Drugs/Drinking, Distraction & Drowsiness

Together, through education and enforcement we can continue to lower the number of distracted, drunk or drugged drivers on the road.

As a Level II Trauma Center for both adult and pediatric patients, we often see patients involved in these types of preventable accidents. Every two minutes, a person is injured in a drunk driving crash. Drugs other than alcohol (e.g., marijuana and cocaine) are involved in about 18% of motor vehicle driver deaths. These other drugs are often used in combination with alcohol. 

Drugged and Drunk driving does not only affect adults, of the 239 child passengers ages 14 and younger who died in alcohol impaired driving crashes in 2012, over half (124) were riding in the vehicle with the alcohol-impaired driver (CDC).Together, through education and enforcement we can continue to lower the number of drunk/drugged drivers on the road.

Report a drunk/drugged driver and provide as much information as possible to the 911-dispatcher including: location of incident, direction vehicle is traveling, make and model of car and license plate number. Learn more about impaired driving.

What is Distracted Driving?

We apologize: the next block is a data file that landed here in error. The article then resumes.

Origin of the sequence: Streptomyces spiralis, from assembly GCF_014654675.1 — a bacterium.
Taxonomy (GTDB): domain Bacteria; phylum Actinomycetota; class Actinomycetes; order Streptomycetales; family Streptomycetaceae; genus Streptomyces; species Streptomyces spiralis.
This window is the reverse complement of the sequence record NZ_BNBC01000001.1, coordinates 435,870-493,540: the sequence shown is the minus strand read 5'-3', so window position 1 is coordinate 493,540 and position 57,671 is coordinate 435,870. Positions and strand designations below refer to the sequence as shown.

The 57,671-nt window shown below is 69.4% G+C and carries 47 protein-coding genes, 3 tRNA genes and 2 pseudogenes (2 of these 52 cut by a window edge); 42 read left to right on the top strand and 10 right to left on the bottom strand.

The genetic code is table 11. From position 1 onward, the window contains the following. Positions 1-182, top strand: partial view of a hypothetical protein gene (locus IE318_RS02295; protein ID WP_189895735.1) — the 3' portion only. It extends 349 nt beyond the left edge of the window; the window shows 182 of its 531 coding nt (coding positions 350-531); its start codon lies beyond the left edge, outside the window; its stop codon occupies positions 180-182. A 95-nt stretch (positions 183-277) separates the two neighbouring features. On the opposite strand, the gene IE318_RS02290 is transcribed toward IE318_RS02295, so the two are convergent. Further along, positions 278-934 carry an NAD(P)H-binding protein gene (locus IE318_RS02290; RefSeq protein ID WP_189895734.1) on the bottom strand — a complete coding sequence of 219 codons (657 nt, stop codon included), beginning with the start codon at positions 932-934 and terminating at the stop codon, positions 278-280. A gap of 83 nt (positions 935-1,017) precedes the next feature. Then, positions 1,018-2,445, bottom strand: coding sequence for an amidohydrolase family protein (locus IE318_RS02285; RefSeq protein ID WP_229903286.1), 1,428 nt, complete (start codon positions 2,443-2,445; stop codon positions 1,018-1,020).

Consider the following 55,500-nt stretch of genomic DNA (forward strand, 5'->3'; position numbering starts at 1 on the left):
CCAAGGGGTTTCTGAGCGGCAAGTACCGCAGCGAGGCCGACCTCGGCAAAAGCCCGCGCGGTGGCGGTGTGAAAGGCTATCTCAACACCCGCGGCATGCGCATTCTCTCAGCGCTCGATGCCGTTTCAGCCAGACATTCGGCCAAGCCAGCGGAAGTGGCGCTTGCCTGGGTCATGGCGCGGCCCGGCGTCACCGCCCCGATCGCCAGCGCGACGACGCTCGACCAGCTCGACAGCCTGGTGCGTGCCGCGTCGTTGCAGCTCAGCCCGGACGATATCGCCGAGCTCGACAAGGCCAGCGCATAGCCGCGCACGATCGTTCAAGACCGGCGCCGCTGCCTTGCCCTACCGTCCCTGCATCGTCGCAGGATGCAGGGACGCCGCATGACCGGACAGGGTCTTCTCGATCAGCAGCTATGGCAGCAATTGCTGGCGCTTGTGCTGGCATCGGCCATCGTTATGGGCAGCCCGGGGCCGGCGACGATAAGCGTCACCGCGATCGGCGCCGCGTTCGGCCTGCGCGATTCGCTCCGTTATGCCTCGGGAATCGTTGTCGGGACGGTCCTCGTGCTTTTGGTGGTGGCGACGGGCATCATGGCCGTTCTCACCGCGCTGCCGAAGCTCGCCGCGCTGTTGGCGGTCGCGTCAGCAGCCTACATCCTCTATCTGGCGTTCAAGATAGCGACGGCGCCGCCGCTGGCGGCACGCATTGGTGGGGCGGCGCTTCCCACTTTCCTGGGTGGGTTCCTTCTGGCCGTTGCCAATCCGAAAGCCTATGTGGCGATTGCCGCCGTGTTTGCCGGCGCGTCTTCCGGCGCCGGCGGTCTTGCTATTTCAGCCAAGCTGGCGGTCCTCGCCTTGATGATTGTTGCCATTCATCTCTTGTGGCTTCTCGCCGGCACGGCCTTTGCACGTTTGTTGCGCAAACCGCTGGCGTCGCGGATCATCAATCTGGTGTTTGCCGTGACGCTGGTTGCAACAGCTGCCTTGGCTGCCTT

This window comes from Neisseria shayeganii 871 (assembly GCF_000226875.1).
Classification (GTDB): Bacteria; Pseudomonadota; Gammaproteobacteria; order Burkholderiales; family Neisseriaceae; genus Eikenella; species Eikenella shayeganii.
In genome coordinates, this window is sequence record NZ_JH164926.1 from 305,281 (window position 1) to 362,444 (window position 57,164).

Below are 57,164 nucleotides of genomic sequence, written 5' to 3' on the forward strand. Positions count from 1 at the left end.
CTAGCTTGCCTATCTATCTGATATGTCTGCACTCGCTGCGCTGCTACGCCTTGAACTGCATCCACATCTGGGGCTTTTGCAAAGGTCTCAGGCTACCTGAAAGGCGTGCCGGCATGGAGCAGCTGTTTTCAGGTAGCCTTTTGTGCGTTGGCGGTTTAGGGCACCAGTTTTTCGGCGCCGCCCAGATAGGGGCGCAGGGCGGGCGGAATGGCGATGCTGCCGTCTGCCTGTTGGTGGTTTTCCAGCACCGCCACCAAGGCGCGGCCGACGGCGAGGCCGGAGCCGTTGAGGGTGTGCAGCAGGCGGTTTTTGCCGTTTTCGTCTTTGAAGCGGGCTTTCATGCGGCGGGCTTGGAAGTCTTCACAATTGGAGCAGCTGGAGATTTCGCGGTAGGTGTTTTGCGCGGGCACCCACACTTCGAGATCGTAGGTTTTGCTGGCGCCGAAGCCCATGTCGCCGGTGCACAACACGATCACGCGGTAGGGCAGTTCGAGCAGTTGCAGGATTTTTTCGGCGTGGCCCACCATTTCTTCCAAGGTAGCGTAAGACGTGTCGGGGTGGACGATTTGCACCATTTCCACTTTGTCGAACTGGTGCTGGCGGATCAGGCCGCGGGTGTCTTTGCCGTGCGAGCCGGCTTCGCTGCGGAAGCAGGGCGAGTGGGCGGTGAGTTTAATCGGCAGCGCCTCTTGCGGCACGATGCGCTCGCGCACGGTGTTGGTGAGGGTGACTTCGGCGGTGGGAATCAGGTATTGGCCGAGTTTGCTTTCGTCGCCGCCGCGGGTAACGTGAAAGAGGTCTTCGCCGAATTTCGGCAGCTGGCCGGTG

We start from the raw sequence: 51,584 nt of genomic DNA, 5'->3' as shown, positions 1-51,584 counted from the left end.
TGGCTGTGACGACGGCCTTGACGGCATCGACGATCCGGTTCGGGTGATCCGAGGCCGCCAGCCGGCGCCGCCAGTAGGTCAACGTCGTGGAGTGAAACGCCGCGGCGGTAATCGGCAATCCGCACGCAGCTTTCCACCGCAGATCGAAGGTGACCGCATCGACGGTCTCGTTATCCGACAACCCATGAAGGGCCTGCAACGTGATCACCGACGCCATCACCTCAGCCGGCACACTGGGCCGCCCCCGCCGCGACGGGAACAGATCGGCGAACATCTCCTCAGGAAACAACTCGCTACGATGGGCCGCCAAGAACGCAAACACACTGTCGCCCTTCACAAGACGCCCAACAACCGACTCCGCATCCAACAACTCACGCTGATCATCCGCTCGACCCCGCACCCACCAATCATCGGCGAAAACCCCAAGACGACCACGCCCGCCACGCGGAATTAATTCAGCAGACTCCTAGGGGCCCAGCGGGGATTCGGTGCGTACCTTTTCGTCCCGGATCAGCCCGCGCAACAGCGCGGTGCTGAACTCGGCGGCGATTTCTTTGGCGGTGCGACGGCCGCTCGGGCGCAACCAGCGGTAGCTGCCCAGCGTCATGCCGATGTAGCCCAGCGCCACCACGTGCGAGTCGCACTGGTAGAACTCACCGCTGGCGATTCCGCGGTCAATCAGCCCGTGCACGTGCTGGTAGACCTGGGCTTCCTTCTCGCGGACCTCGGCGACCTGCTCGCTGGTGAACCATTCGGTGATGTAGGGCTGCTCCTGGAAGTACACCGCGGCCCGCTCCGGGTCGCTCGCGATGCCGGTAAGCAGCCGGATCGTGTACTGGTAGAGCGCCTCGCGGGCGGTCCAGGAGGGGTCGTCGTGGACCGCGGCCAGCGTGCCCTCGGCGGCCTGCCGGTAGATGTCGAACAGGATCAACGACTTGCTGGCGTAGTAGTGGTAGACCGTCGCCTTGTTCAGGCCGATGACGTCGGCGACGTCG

The principal actions that cause distracted driving and lead to vehicle crashes are:

  • Electronic device use (Cell Phone, GPS, Radio)
  • The drivers state of mind
  • Conversations with passengers
  • Eating or snacking
  • Reading or taking notes
  • Applying makeup

For more information on distracted driving click here.

Danger Signals for Drowsy Drivers

People do not always recognize when they are sleepy. You may feel awake, but if you
are tired you could fall asleep at any time. If you have any of the following symptoms
of sleepiness, pull off the road as soon as possible and find a place to sleep.

  • You have trouble keeping your eyes open and focused
  • You can’t keep your head up
  • You daydream or have wandering, disconnected thoughts
  • You yawn frequently or rub your eyes repeatedly
  • You find yourself drifting from your lane or tailgating
  • You miss signs or drive past your exit
  • You feel irritable and restless
  • You drift off the road and hit the rumble strips
  • You are unable to remember how far you have traveled or what you have
    recently passed by 

For more information on drowsy driving click here.

The Trauma and Emergency Services Team has prepared more injury prevention tips to keep you and your family safe. We invite you to learn more.

Learn More About Trauma Care At Northridge Hospital Medical Center

For more information, please call (818) 885-8500. To find a physician, please call (818) 908-8677 or use our search tool to Find a Doctor